Monday, February 2, 2009

Water Travels

...this is a completely true story.

Ten years ago, an excited seven-year-old dragged her five-year-old sister into the bathroom.


“OK, you have to see this,” the older sister said. She unrolled a fair amount of toilet paper and stretched it across to the windowsill, where she weighted it down as her little sister watched. After that she turned on the facet and cupped her small hands to catch the water. She moved back to the paper and dumped water as close to the middle as she could.


The water crawled across the paper in either direction, more and more of it getting soaked. Eventually the middle was so saturated the paper broke in the middle.


“See? Wasn't that awesome?” the older sister said, smiling.


“What happened?” her sister asked.


“I just proved that water travels! Did you see the way it moved up the paper?”


“Ummm...” the five-year-old looked doubtful. “OK.” She walked out of the room, leaving her older sister feeling somewhat crushed.


Ten years later...


I had been ridiculed for the “water travels” story so many times I didn't dare bring anything related to it up, or else Telpe would automatically tell the story at the most embarrassing possible moments. Over and over I had been told how ridiculous it was. I would never be allowed to forget that stupid “experiment.”


On February 2, 2009, I sat on the end of the second row in Biology II, sipping from a tall thermos of coffee and trying to focus on what my professor was saying about plant's water nutrition system, the osmolarity of plant cells, and the amount of pressure involved.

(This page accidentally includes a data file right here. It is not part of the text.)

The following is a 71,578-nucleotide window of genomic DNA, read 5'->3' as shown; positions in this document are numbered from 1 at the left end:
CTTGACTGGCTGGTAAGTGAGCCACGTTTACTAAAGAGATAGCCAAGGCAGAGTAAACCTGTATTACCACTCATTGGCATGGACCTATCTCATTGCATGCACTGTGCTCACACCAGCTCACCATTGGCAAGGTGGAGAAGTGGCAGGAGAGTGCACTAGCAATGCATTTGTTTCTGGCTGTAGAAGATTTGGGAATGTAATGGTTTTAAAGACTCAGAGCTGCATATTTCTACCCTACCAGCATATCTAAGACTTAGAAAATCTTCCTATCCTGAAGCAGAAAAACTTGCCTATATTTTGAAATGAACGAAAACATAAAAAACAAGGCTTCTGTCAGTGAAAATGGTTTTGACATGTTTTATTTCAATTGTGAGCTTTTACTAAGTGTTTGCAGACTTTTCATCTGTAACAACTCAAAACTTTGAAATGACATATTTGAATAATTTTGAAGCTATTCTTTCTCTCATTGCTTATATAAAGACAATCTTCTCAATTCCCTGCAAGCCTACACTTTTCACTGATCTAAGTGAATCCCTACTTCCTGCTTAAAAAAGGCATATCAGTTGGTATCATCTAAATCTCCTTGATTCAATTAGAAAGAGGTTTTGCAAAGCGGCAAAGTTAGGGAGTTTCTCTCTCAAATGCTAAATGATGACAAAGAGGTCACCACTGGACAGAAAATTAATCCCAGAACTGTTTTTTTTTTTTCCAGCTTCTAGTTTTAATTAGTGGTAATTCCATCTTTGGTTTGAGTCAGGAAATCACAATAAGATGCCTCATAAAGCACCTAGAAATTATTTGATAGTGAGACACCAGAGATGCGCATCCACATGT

“So you see, because the plant cells are hydrophilic, the water keeps traveling upwards,” the teacher explained. “Toilet paper is taken from the same material as trees, so if you take a long section of toilet paper and put water on it, you can prove that the water travels up it.”


I choked. Emerwen, who sat beside me, gave me an odd look.


“I'll have to tell you a story later,” I whispered.


“Yes, you will,” she agreed, nodding slowly.


I smiled to myself. After ten years, I was finally triumphant. The childish proof that “water travels” had been proven valid.

4 comments:

Linda B said...

Well, I guess that explains why you turned out to be a writer instead of a scientist! Your scientific curiosity got crushed at a tender age. *sigh*

Thankful Paul said...

Peace be with you

Joy said...

This made me smile. :)

MangyCat said...

Hooray for justification! Now you have a comeback if Telpe brings up that story again. ;o)